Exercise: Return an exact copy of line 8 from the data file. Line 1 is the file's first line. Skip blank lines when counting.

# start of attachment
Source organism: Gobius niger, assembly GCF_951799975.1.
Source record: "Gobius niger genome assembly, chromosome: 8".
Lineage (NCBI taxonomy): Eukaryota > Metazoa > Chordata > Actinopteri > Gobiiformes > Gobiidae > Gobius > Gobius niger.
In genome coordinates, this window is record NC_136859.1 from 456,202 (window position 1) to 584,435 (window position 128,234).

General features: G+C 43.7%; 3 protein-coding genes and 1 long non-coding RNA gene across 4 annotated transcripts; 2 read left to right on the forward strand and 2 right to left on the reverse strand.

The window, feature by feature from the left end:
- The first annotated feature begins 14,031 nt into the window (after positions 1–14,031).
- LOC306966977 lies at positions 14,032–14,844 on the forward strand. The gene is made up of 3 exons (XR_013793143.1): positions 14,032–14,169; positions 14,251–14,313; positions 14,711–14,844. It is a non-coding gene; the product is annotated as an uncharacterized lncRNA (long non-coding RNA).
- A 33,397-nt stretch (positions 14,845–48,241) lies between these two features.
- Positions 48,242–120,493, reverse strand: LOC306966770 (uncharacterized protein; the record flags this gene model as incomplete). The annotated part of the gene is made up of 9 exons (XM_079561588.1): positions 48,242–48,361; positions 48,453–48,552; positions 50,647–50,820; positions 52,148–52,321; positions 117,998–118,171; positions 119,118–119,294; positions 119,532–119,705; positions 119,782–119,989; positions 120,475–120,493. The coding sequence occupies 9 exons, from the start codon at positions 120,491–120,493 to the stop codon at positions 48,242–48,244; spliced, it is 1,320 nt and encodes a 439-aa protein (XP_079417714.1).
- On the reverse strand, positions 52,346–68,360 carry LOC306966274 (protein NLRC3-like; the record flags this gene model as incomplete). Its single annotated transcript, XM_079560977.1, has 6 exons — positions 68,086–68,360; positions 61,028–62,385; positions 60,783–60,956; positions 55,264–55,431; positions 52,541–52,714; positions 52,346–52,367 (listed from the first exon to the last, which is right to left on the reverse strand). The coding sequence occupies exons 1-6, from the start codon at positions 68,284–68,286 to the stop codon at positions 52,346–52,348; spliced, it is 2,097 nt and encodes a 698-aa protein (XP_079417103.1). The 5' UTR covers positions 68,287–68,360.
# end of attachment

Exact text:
- LOC306966977 lies at positions 14,032–14,844 on the forward strand. The gene is made up of 3 exons (XR_013793143.1): positions 14,032–14,169; positions 14,251–14,313; positions 14,711–14,844. It is a non-coding gene; the product is annotated as an uncharacterized lncRNA (long non-coding RNA).